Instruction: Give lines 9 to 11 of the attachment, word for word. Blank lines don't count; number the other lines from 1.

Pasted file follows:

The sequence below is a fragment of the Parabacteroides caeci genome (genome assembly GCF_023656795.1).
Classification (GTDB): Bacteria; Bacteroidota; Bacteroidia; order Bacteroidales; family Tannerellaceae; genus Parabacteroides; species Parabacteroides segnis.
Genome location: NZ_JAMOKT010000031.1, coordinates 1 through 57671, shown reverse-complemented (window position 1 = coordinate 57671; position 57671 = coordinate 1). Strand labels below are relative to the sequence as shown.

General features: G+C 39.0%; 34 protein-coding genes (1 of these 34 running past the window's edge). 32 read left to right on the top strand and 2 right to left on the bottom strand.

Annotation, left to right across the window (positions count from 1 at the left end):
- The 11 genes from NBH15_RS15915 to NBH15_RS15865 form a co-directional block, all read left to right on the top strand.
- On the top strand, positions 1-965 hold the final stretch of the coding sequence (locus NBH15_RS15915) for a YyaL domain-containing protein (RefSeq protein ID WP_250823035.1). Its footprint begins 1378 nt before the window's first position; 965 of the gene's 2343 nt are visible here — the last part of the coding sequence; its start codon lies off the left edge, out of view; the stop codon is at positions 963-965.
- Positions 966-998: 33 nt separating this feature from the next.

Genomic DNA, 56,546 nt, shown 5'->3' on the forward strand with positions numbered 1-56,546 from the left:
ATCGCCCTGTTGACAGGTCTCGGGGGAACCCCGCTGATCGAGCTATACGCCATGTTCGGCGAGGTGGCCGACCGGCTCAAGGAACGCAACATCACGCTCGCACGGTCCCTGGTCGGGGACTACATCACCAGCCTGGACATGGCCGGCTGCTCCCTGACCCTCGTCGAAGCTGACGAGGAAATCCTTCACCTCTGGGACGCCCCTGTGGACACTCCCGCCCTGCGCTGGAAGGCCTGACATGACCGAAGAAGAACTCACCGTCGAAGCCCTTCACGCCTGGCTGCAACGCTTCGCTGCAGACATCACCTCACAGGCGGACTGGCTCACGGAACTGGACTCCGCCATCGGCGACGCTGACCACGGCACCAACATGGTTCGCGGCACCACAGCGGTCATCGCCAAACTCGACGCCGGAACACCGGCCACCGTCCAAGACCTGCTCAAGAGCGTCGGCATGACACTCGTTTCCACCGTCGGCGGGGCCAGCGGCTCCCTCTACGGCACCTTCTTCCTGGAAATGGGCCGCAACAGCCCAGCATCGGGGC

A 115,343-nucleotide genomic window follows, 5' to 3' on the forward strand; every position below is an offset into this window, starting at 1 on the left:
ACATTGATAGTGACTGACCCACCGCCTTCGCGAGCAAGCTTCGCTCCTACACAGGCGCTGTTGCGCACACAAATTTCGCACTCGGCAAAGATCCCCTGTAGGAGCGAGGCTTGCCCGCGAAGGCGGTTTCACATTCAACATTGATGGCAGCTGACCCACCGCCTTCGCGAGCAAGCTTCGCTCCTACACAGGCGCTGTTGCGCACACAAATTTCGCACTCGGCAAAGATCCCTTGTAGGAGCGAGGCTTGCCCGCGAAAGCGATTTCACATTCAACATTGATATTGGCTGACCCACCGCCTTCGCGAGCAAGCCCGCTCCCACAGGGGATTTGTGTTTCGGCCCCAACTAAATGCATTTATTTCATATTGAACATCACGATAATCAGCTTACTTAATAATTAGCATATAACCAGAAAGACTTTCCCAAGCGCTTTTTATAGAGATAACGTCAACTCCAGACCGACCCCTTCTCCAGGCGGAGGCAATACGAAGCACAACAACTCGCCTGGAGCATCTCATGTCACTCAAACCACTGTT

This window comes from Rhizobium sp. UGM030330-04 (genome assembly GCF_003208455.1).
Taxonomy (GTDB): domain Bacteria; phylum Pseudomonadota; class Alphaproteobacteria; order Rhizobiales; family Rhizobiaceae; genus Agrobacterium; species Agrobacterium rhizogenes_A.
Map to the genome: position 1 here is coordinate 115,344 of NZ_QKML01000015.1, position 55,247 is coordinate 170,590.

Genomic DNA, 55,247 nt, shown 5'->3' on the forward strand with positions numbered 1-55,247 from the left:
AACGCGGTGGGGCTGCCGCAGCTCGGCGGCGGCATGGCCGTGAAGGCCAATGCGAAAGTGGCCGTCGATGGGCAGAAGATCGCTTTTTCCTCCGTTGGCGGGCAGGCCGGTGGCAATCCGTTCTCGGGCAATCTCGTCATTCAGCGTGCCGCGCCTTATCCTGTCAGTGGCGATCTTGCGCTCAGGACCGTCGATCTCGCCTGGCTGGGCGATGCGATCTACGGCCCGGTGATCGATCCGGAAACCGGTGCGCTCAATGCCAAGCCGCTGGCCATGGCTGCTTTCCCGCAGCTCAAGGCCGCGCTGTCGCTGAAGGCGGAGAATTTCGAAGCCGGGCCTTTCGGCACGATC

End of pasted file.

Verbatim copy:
Genomic DNA, 56,546 nt, shown 5'->3' on the forward strand with positions numbered 1-56,546 from the left:
ATCGCCCTGTTGACAGGTCTCGGGGGAACCCCGCTGATCGAGCTATACGCCATGTTCGGCGAGGTGGCCGACCGGCTCAAGGAACGCAACATCACGCTCGCACGGTCCCTGGTCGGGGACTACATCACCAGCCTGGACATGGCCGGCTGCTCCCTGACCCTCGTCGAAGCTGACGAGGAAATCCTTCACCTCTGGGACGCCCCTGTGGACACTCCCGCCCTGCGCTGGAAGGCCTGACATGACCGAAGAAGAACTCACCGTCGAAGCCCTTCACGCCTGGCTGCAACGCTTCGCTGCAGACATCACCTCACAGGCGGACTGGCTCACGGAACTGGACTCCGCCATCGGCGACGCTGACCACGGCACCAACATGGTTCGCGGCACCACAGCGGTCATCGCCAAACTCGACGCCGGAACACCGGCCACCGTCCAAGACCTGCTCAAGAGCGTCGGCATGACACTCGTTTCCACCGTCGGCGGGGCCAGCGGCTCCCTCTACGGCACCTTCTTCCTGGAAATGGGCCGCAACAGCCCAGCATCGGGGC

A 115,343-nucleotide genomic window follows, 5' to 3' on the forward strand; every position below is an offset into this window, starting at 1 on the left: